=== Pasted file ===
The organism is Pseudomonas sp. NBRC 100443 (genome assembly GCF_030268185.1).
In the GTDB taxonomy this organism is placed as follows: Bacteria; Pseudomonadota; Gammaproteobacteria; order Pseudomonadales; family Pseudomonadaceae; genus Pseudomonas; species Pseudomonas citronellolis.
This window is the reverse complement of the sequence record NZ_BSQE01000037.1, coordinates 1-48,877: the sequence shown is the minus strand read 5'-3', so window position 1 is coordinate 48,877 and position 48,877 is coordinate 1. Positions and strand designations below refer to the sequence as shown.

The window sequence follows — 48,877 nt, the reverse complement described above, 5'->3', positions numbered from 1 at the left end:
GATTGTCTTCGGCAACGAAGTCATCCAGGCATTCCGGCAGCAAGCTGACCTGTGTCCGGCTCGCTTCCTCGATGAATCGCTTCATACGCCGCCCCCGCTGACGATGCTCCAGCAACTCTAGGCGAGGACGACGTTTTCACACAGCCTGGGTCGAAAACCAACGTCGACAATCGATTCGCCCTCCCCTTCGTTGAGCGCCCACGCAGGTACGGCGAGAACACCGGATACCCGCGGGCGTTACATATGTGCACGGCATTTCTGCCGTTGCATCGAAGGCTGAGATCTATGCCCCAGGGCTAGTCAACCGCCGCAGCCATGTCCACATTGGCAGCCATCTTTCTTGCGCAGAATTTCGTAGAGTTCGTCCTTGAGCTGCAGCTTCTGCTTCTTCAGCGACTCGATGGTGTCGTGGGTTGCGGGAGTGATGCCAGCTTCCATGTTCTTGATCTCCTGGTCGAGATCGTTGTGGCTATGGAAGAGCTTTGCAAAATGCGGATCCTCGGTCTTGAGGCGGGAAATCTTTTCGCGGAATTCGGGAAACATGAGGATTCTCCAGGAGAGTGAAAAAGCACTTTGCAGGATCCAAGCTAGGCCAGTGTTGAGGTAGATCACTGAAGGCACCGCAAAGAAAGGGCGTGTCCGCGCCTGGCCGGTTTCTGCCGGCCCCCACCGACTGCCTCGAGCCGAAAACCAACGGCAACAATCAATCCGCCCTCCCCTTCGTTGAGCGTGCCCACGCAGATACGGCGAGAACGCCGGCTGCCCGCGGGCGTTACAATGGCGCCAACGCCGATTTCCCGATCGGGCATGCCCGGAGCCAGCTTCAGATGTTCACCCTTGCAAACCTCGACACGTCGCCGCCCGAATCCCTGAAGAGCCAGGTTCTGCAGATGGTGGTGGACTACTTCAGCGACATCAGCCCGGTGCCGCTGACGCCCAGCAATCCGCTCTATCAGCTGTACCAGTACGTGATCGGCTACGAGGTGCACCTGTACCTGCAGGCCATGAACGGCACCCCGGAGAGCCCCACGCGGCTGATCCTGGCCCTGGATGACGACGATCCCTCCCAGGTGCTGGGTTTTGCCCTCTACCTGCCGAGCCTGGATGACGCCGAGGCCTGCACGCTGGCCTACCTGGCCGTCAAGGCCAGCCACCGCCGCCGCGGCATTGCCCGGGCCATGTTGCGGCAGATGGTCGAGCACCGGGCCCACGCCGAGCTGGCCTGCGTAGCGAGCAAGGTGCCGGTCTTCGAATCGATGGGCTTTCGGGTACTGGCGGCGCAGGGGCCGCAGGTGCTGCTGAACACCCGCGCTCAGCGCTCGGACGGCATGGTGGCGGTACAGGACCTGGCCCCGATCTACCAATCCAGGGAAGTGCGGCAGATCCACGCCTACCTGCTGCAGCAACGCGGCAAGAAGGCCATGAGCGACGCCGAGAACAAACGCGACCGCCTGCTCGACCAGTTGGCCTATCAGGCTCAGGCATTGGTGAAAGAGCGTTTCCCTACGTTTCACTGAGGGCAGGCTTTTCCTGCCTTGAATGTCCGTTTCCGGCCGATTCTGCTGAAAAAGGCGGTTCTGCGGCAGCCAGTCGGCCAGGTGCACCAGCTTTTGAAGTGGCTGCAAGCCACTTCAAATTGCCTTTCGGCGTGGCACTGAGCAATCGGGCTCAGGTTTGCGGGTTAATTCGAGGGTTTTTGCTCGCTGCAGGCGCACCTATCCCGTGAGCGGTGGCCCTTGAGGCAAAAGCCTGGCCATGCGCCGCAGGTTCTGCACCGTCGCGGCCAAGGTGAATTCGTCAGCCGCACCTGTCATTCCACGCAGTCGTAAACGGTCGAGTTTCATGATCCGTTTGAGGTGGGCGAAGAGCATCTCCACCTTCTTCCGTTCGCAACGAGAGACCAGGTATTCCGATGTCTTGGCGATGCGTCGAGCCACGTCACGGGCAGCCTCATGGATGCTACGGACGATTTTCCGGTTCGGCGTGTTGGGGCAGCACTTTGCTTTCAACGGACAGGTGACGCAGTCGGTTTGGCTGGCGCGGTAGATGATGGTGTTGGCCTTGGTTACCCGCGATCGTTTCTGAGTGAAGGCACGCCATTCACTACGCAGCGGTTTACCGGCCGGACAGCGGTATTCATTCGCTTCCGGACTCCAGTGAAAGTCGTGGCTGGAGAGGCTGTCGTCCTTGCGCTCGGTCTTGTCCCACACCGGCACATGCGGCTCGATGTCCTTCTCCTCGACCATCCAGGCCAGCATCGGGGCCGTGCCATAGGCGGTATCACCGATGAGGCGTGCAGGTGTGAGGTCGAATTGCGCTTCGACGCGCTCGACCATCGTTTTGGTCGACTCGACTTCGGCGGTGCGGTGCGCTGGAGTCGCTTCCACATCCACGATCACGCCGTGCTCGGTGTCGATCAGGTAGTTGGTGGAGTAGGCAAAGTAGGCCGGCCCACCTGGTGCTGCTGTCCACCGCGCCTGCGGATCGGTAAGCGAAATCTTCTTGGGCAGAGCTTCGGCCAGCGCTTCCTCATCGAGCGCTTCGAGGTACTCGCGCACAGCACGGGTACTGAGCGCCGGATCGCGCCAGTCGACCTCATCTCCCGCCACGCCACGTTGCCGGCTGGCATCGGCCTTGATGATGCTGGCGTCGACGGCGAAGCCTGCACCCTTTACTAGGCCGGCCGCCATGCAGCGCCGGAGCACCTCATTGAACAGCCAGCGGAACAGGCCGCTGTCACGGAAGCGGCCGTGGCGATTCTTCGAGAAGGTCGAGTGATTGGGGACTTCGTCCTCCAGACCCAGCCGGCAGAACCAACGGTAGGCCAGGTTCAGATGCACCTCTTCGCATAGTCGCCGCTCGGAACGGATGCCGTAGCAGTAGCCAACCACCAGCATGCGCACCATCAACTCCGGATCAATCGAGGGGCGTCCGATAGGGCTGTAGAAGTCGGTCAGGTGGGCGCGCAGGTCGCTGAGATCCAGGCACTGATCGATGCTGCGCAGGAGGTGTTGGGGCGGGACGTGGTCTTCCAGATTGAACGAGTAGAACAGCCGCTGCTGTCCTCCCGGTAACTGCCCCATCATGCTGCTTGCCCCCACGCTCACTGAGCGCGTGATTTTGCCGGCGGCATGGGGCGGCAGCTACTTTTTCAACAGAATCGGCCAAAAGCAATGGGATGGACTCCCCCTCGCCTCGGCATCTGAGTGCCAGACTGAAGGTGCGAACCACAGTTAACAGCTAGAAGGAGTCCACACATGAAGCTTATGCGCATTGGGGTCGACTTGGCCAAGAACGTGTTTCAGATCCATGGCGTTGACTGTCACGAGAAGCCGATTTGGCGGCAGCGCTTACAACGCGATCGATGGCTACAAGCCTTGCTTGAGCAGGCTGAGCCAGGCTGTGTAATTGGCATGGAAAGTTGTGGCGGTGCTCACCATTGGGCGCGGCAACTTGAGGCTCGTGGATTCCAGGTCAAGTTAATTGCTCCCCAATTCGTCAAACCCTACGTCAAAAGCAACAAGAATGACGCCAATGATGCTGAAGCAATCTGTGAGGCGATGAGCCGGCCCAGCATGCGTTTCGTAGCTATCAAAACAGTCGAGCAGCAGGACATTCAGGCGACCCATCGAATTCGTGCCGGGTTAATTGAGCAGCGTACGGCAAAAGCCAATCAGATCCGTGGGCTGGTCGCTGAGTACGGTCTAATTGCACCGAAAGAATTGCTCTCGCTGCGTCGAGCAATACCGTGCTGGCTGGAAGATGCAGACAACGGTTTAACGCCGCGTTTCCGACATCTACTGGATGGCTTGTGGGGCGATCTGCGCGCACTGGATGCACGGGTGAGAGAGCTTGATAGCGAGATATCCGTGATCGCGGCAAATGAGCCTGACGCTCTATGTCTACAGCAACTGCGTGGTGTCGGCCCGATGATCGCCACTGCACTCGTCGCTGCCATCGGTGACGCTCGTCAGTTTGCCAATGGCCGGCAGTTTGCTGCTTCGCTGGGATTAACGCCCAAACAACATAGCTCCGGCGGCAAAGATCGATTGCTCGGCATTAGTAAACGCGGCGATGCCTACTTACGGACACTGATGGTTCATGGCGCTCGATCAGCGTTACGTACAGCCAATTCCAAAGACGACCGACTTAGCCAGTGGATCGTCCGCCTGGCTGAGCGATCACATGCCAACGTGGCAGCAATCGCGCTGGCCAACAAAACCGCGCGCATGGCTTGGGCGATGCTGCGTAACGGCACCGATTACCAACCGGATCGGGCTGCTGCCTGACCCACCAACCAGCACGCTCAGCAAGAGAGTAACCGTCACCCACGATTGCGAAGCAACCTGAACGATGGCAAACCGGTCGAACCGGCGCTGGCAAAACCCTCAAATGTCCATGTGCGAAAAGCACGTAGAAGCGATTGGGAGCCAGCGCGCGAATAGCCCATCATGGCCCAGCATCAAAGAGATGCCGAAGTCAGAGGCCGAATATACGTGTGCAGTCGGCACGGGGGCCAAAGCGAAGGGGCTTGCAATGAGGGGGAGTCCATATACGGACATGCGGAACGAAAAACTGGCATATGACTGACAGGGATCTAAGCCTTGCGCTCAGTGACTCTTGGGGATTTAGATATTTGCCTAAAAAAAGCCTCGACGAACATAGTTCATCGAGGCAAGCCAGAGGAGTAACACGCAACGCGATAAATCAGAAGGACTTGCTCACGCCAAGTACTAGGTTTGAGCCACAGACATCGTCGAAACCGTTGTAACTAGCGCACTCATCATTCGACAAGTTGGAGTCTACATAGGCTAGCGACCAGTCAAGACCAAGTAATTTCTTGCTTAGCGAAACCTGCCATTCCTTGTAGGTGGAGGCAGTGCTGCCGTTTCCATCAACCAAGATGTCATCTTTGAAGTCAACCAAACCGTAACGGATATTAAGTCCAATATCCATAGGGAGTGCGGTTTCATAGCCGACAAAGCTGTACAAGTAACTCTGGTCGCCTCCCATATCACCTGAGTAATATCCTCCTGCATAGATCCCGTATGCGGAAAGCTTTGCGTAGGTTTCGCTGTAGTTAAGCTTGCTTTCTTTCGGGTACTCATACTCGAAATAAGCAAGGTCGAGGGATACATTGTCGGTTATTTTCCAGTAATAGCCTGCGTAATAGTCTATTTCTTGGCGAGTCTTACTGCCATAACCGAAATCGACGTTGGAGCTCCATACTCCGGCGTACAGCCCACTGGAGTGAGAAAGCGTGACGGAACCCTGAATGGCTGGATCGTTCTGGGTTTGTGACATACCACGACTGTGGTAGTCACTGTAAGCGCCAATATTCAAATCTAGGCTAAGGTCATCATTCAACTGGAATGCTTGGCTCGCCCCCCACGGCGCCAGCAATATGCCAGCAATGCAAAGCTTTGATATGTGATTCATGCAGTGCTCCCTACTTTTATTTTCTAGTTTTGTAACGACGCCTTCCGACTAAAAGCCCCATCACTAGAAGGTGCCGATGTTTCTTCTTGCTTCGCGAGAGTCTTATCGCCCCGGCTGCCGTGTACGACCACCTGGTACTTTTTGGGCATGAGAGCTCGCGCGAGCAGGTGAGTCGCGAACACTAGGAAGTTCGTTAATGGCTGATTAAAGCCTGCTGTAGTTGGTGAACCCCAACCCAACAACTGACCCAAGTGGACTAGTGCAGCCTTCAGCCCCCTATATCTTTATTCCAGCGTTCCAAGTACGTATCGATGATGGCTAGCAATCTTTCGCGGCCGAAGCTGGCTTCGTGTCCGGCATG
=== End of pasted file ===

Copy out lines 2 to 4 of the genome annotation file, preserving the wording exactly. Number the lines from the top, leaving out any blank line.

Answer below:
In the GTDB taxonomy this organism is placed as follows: Bacteria; Pseudomonadota; Gammaproteobacteria; order Pseudomonadales; family Pseudomonadaceae; genus Pseudomonas; species Pseudomonas citronellolis.
This window is the reverse complement of the sequence record NZ_BSQE01000037.1, coordinates 1-48,877: the sequence shown is the minus strand read 5'-3', so window position 1 is coordinate 48,877 and position 48,877 is coordinate 1. Positions and strand designations below refer to the sequence as shown.

The window sequence follows — 48,877 nt, the reverse complement described above, 5'->3', positions numbered from 1 at the left end: